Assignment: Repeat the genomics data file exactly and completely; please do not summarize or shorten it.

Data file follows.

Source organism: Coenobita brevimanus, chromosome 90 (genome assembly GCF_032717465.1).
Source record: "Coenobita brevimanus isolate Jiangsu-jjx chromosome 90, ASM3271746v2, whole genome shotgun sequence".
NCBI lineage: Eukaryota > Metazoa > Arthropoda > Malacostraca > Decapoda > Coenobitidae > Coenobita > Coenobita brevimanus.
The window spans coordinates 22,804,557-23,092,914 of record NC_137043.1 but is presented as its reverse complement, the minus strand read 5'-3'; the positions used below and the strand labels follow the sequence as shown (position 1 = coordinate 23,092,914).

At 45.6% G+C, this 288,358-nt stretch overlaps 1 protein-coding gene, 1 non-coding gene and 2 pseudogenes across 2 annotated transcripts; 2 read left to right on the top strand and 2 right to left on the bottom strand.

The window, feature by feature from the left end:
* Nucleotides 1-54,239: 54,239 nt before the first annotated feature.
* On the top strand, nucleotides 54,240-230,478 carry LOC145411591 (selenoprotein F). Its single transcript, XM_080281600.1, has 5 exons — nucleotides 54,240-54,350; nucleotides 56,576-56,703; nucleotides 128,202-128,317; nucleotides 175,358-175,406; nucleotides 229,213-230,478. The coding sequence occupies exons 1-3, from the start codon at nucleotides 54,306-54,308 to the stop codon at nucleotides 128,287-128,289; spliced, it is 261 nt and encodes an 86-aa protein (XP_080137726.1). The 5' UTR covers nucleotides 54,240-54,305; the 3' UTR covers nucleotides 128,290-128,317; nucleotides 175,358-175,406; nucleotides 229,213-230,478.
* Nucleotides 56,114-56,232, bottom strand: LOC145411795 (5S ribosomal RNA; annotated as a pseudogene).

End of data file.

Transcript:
Source organism: Coenobita brevimanus, chromosome 90 (genome assembly GCF_032717465.1).
Source record: "Coenobita brevimanus isolate Jiangsu-jjx chromosome 90, ASM3271746v2, whole genome shotgun sequence".
NCBI lineage: Eukaryota > Metazoa > Arthropoda > Malacostraca > Decapoda > Coenobitidae > Coenobita > Coenobita brevimanus.
The window spans coordinates 22,804,557-23,092,914 of record NC_137043.1 but is presented as its reverse complement, the minus strand read 5'-3'; the positions used below and the strand labels follow the sequence as shown (position 1 = coordinate 23,092,914).

At 45.6% G+C, this 288,358-nt stretch overlaps 1 protein-coding gene, 1 non-coding gene and 2 pseudogenes across 2 annotated transcripts; 2 read left to right on the top strand and 2 right to left on the bottom strand.

The window, feature by feature from the left end:
* Nucleotides 1-54,239: 54,239 nt before the first annotated feature.
* On the top strand, nucleotides 54,240-230,478 carry LOC145411591 (selenoprotein F). Its single transcript, XM_080281600.1, has 5 exons — nucleotides 54,240-54,350; nucleotides 56,576-56,703; nucleotides 128,202-128,317; nucleotides 175,358-175,406; nucleotides 229,213-230,478. The coding sequence occupies exons 1-3, from the start codon at nucleotides 54,306-54,308 to the stop codon at nucleotides 128,287-128,289; spliced, it is 261 nt and encodes an 86-aa protein (XP_080137726.1). The 5' UTR covers nucleotides 54,240-54,305; the 3' UTR covers nucleotides 128,290-128,317; nucleotides 175,358-175,406; nucleotides 229,213-230,478.
* Nucleotides 56,114-56,232, bottom strand: LOC145411795 (5S ribosomal RNA; annotated as a pseudogene).